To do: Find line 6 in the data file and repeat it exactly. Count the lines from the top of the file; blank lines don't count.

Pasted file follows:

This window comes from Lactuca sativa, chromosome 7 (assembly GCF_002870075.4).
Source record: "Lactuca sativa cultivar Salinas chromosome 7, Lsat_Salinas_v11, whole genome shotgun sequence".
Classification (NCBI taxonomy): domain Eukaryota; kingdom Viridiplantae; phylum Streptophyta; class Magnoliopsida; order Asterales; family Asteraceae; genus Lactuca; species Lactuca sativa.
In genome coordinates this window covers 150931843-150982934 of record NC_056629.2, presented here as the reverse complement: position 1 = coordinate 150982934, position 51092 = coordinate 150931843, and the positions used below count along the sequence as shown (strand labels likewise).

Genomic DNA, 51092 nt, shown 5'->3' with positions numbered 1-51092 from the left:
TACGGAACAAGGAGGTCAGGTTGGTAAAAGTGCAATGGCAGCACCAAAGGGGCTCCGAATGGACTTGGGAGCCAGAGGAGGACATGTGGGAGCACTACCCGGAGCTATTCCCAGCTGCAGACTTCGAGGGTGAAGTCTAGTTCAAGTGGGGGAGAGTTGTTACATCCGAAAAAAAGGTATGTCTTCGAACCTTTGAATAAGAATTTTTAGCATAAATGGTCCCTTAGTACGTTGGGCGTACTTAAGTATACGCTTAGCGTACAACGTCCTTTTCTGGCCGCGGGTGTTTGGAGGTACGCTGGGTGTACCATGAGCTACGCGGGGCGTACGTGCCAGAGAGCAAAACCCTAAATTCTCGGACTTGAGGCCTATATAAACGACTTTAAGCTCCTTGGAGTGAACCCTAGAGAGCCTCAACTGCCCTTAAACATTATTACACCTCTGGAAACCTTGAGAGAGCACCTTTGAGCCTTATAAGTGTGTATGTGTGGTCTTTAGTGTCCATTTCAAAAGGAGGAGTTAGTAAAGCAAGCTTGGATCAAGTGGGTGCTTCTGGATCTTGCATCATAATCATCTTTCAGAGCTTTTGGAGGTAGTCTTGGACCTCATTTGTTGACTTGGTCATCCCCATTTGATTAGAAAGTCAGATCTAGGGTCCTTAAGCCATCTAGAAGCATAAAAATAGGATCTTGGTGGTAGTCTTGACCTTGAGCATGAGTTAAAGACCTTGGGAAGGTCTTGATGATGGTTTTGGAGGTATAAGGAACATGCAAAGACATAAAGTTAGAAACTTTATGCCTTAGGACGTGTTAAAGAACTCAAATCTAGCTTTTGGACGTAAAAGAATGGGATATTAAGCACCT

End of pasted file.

TACGGAACAAGGAGGTCAGGTTGGTAAAAGTGCAATGGCAGCACCAAAGGGGCTCCGAATGGACTTGGGAGCCAGAGGAGGACATGTGGGAGCACTACCCGGAGCTATTCCCAGCTGCAGACTTCGAGGGTGAAGTCTAGTTCAAGTGGGGGAGAGTTGTTACATCCGAAAAAAAGGTATGTCTTCGAACCTTTGAATAAGAATTTTTAGCATAAATGGTCCCTTAGTACGTTGGGCGTACTTAAGTATACGCTTAGCGTACAACGTCCTTTTCTGGCCGCGGGTGTTTGGAGGTACGCTGGGTGTACCATGAGCTACGCGGGGCGTACGTGCCAGAGAGCAAAACCCTAAATTCTCGGACTTGAGGCCTATATAAACGACTTTAAGCTCCTTGGAGTGAACCCTAGAGAGCCTCAACTGCCCTTAAACATTATTACACCTCTGGAAACCTTGAGAGAGCACCTTTGAGCCTTATAAGTGTGTATGTGTGGTCTTTAGTGTCCATTTCAAAAGGAGGAGTTAGTAAAGCAAGCTTGGATCAAGTGGGTGCTTCTGGATCTTGCATCATAATCATCTTTCAGAGCTTTTGGAGGTAGTCTTGGACCTCATTTGTTGACTTGGTCATCCCCATTTGATTAGAAAGTCAGATCTAGGGTCCTTAAGCCATCTAGAAGCATAAAAATAGGATCTTGGTGGTAGTCTTGACCTTGAGCATGAGTTAAAGACCTTGGGAAGGTCTTGATGATGGTTTTGGAGGTATAAGGAACATGCAAAGACATAAAGTTAGAAACTTTATGCCTTAGGACGTGTTAAAGAACTCAAATCTAGCTTTTGGACGTAAAAGAATGGGATATTAAGCACCT